The Bloody Slipper: Amputitng our Toes for Redemption.

The glass slipper wouldn’t fit either of the sisters. One took a knife and cut off her big toe. The other cut off her heel. By the time Cinderella got to the shoe it must have been full of blood. These stories get bowdlerized over time. In our civilization we prefer the violence to happen offstage. We’ve also chosen, via Walt Disney, to make the step-sisters ugly and stupid.

I’ve been hanging out with the shadow side of myself a bit these past few days. It’s tricky, because that side of me isn’t full of joy. He’s tired and often depressed. The stigmata of childhood injury stand out very clearly on his body. His thoughts are often dark, and the dogs of mayhem open their eyes and regard him with interest.

But you know, he’s not he, he’s me. I still keep a certain dissociative distance by using the third person singlular, but it’s a pretty flimsy device. No matter how sharp the knife, I can’t really cut him off to make the glass slipper fit. The result is that it only appears to fit, or only fits sometimes.

I know this guy. I can deny him the right to a first person singular, and maybe that’s okay, but I don’t think he can be redeemed until I can be him. I don’t know that parts of ourselves that we disidentify with, that we lock away, ever allow for the touch of the Holy Spirit. Who are we to decide that parts of ourselves are other than God’s work? Maybe by naming them so, we hand them off to the other guy, who’s only too glad to make use of them.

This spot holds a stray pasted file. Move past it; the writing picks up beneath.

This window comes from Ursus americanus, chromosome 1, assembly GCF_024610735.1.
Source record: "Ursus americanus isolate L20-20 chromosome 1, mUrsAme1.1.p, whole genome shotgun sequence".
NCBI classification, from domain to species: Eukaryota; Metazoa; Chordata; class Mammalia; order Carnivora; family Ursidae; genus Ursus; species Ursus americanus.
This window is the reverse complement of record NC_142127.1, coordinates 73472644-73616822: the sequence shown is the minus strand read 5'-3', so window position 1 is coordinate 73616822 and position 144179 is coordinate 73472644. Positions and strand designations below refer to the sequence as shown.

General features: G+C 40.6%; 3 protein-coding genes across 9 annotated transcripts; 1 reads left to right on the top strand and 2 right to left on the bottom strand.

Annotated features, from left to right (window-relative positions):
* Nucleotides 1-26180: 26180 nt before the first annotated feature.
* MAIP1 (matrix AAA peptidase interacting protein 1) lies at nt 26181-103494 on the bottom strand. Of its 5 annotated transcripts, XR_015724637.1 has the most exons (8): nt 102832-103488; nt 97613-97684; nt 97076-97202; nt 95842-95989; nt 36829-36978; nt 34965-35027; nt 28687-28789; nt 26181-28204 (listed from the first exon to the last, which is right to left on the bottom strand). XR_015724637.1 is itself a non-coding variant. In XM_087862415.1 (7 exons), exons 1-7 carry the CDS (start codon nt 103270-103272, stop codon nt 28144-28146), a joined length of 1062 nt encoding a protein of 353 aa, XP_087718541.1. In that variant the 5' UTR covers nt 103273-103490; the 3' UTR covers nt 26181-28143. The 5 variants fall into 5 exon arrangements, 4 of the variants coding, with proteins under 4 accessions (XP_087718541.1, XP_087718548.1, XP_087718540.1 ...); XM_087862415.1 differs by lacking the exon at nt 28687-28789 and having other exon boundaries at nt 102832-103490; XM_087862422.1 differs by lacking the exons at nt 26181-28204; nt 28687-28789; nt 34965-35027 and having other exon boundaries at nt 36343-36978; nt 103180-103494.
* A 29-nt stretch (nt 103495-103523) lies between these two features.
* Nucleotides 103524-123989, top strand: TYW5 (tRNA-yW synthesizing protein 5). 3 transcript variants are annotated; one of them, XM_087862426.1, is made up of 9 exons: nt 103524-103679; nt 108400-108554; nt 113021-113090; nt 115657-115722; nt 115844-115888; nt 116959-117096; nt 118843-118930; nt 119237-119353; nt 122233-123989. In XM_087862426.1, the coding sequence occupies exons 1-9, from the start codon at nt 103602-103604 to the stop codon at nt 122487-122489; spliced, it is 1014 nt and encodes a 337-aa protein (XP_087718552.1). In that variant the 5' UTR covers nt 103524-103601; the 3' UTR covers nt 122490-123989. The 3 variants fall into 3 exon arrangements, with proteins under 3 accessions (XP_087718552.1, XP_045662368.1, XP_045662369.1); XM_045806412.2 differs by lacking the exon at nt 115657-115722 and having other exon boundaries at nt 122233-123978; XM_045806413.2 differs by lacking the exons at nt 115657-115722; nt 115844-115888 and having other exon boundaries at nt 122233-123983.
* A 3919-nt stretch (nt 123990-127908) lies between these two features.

But part of me thinks that just to wear the slipper for a bit is worth it. To be in that light only for a little while maybe justifies the amputation or imprisonment of that shadow self, that maybe it’s what, necessary?, inevitable? to hand him over to the other guy so I can dance with the Prince for a little while.

I know this guy. I can deny him the right to a first person singular, and maybe that’s okay, but I don’t think he can be redeemed until I can be him. I don’t know that parts of ourselves that we disidentify with, that we lock away, ever allow for the touch of the Holy Spirit. Who are we to decide that parts of ourselves are other than God’s work? Maybe by naming them so, we hand them off to the other guy, who’s only too glad to make use of them.

But part of me thinks that just to wear the slipper for a bit is worth it. To be in that light only for a little while maybe justifies the amputation or imprisonment of that shadow self, that maybe it’s what, necessary?, inevitable? to hand him over to the other guy so I can dance with the Prince for a little while.

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